EPA Administrator Lisa Jackson issued a Clean Water Act Enforcement Action Plan recently during a Congressional hearing on the Clean Water Act, which Congress passed to protect water quality throughout the United States. EPA's plan directly connects declining enforcement of the law with two Supreme Court decisions that threaten to remove protections for 20 million acres of wetlands and tens of thousands of miles of streams across the country.
EPA's Clean Water Act Enforcement Action Plan identifies significant limitations that affect the agency's ability to quickly identify and respond to serious water quality problems: "[A]mong these limitations are two Supreme Court decisions – its 2001 decision in Solid Waste Agency of Northern Cook County v. United States Army Corps of Engineers and its 2006 decision in Rapanos v. United States – that added layers of confusion regarding which water bodies are covered by the Clean Water Act in many parts of the country." (citations omitted)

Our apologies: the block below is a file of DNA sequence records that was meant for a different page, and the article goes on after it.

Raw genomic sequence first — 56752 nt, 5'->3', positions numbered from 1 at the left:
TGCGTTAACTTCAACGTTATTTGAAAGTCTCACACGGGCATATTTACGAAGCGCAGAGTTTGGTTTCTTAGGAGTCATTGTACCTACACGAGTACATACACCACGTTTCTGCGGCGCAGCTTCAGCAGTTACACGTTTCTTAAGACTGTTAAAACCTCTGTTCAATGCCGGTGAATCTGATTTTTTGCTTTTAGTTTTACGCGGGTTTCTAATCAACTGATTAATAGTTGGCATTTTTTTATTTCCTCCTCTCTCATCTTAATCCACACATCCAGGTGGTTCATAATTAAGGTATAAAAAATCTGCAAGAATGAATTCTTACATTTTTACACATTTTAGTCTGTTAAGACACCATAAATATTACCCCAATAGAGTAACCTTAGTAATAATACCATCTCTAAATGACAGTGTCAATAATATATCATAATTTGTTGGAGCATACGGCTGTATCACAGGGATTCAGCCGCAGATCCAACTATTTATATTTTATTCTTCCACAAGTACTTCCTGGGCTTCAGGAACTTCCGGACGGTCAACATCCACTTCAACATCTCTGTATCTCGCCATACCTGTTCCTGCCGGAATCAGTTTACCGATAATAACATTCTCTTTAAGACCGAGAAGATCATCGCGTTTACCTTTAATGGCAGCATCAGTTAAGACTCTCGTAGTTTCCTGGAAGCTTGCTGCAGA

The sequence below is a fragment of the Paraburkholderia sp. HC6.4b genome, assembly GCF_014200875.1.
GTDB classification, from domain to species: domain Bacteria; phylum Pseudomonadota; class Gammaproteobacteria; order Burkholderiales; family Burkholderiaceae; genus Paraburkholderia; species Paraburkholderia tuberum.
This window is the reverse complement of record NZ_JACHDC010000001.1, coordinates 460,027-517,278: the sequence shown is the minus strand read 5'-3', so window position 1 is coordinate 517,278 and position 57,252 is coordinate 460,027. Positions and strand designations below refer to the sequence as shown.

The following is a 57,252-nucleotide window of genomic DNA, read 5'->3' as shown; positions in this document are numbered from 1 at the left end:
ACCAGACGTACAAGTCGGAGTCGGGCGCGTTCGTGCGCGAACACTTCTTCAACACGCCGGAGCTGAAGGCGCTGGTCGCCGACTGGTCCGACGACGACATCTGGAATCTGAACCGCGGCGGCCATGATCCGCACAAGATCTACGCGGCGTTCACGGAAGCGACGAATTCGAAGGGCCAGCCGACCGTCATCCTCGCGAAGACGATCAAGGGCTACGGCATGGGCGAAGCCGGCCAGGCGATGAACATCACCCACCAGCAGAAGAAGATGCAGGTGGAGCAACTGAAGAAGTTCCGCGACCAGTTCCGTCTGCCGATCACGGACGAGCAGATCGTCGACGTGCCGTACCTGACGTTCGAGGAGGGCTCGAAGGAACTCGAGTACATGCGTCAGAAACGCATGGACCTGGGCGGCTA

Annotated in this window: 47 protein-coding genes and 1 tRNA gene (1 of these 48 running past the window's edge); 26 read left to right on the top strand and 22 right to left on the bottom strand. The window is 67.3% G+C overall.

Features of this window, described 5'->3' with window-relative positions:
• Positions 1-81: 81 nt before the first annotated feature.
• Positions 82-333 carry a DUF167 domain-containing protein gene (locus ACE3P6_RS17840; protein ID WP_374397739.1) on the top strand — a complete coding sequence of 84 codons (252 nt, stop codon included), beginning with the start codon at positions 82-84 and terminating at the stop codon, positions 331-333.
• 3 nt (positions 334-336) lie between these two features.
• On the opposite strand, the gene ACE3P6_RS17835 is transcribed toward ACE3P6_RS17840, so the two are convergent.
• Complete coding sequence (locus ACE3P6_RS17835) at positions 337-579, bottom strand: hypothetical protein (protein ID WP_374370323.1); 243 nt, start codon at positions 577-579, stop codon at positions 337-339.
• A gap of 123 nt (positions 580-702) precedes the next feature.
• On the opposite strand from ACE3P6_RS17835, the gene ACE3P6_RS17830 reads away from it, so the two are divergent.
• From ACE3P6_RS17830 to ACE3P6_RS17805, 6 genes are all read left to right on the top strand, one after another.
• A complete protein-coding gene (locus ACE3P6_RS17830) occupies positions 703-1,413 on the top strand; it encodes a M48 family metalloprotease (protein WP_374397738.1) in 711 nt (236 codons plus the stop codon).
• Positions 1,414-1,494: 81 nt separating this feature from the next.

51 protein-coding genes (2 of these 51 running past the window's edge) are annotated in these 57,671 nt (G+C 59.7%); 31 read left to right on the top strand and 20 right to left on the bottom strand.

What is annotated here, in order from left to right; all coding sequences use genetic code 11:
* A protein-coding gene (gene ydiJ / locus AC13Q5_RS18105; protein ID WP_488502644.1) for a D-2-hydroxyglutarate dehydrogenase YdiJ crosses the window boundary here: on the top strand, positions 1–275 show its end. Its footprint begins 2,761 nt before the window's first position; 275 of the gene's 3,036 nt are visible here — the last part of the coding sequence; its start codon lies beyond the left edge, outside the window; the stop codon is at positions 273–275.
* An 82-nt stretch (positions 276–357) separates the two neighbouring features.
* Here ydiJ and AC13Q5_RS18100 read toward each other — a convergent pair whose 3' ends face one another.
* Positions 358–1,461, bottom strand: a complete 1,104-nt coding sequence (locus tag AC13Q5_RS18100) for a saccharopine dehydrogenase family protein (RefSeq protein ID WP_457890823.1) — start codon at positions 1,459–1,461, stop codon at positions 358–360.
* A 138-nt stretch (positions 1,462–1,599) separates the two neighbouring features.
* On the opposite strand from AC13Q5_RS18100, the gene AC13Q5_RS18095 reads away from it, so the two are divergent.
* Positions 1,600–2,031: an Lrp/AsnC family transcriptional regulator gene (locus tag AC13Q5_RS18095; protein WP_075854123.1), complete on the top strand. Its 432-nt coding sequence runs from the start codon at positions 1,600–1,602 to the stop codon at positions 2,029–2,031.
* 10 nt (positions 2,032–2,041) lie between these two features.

The plan also reiterates EPA's support for "legislative changes to remove the barriers these [Supreme Court] decisions have created in clean water enforcement…. [T]hese decisions have negatively impacted EPA's ability to enforce by significantly increasing the amount of time and resources it takes to bring enforcement actions necessary to protect our waters."
"EPA's Clean Water Enforcement Action Plan could not be more clear: These Supreme Court decisions undermine Clean Water Act enforcement and create confusion about whether waters are protected or not," says Scott Kovarovics, Conservation Director at the Izaak Walton League of America. "The U.S. House of Representatives must act this fall to restore Clean Water Act protections for streams, wetlands, and drinking water across the country."
For more information visit http://www.epa.gov/compliance/.../cwa/cwaenfplan.html
Wetland form software!!!!!!!!
Exactly how does this relate to Wetland Delineation Form Software? I really think this belongs on another thread. Is this the right place for repeating over and over again that the CWA is a bit foggy about wetlands?